Beginning January 21 a series of workshops will be held across Washington state in an effort to award more state highway work to minority and women-owned businesses.
State officials are scheduled make more than 30 stops to provide education and support for small businesses that could apply for certification as a federal Disadvantaged Business Enterprise (DBE). If certified as a DBE, the small businesses have a better chance at landing work on highway projects such as the 520 bridge and the Alaskan Way Viaduct replacement. Federal rules require general contractors to hire a certain number of DBEs on projects funded with federal dollars.
“With our economy recovering, our investments in minority and women-owned and operated firms will help create jobs and build ladders of opportunity for thousands of small business owners,” said Gov. Jay Inslee.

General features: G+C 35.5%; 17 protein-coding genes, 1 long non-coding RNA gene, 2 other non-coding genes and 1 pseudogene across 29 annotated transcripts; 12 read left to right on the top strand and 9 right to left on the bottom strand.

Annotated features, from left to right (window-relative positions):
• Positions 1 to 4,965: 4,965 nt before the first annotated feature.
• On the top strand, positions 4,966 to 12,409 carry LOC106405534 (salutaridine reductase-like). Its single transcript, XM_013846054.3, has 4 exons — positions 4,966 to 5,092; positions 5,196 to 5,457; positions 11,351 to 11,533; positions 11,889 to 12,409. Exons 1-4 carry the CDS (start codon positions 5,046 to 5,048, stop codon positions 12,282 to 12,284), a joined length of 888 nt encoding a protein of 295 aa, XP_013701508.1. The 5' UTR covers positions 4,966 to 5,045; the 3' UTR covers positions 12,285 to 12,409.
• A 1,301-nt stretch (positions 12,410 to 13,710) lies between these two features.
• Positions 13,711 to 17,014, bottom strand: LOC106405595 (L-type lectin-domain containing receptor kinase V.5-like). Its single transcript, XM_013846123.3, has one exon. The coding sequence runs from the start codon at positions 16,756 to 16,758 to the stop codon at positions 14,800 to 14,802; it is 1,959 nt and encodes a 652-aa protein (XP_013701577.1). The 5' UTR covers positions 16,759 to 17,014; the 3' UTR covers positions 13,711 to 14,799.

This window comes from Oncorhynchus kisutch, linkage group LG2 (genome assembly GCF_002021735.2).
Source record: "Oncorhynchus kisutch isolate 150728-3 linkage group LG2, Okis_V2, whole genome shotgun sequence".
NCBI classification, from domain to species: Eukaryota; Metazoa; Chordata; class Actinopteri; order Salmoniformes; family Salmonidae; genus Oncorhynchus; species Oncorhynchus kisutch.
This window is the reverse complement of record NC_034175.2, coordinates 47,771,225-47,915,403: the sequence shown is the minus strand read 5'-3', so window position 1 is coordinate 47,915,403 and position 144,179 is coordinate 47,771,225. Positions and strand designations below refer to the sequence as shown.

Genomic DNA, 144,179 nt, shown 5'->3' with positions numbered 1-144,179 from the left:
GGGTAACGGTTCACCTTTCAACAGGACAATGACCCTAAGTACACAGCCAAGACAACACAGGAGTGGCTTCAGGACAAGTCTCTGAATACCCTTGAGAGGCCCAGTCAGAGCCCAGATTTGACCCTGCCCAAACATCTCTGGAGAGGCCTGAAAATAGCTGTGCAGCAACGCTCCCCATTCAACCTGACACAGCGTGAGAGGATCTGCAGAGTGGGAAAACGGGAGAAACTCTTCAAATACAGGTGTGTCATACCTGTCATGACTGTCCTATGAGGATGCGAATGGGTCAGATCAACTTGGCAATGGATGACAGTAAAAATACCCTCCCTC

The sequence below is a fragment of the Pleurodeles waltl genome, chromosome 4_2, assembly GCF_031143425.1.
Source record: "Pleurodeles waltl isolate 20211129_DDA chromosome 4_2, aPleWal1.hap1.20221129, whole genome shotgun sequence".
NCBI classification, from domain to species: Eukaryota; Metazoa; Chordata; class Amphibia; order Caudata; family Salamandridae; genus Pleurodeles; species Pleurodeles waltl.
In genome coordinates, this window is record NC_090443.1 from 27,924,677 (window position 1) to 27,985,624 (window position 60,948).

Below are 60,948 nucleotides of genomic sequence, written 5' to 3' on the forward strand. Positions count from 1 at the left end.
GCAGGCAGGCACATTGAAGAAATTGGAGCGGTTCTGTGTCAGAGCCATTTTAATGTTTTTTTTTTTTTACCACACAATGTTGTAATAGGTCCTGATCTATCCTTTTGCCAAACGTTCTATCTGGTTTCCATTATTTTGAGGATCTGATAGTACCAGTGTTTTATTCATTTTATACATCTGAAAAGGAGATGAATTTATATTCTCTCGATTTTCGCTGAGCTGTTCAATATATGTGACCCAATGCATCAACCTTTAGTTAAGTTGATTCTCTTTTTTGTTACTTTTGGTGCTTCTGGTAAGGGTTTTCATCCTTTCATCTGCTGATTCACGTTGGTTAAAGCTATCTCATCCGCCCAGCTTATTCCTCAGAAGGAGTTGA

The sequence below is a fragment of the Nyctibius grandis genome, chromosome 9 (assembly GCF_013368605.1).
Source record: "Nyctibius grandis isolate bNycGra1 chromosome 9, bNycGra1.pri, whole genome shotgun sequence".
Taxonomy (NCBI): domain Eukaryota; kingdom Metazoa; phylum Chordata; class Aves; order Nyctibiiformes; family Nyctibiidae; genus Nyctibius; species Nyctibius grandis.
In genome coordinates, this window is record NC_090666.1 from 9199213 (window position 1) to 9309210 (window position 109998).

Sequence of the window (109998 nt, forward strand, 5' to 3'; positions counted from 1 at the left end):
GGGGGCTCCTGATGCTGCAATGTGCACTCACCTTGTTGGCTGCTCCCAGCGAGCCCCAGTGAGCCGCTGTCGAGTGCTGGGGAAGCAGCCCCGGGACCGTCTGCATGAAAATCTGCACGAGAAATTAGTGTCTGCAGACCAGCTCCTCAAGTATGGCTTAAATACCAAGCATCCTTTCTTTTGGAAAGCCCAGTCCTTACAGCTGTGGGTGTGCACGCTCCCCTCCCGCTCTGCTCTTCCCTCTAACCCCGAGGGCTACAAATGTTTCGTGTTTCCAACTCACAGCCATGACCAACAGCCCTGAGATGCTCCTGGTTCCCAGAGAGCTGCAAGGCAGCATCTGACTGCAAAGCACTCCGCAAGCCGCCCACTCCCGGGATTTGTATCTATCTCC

The campaign comes at a time when Washington’s DBE program is riddled with problems. In November the U.S. Department of Transportation issued a report criticizing WSDOT’s administration of the DBE program, reporting that one contractor, Seattle Tunnel Partners, discriminated against small, minority-owned businesses and that WSDOT officials stood by and failed to intervene. The state awarded Seattle Tunnel Partners a $1.35 billion contract to build the tunnel that will replace the Alaskan Way Viaduct.
In 2012 KING 5 exposed rampant fraud and abuse in the state’s DBE program.
The “Get Certified” campaign is sponsored by Gov. Inslee, the Washington State Dept. of Transportation and the Office of Minority and Women’s Business Enterprises.
See a list of locations and meeting times for the Get Certified campaign.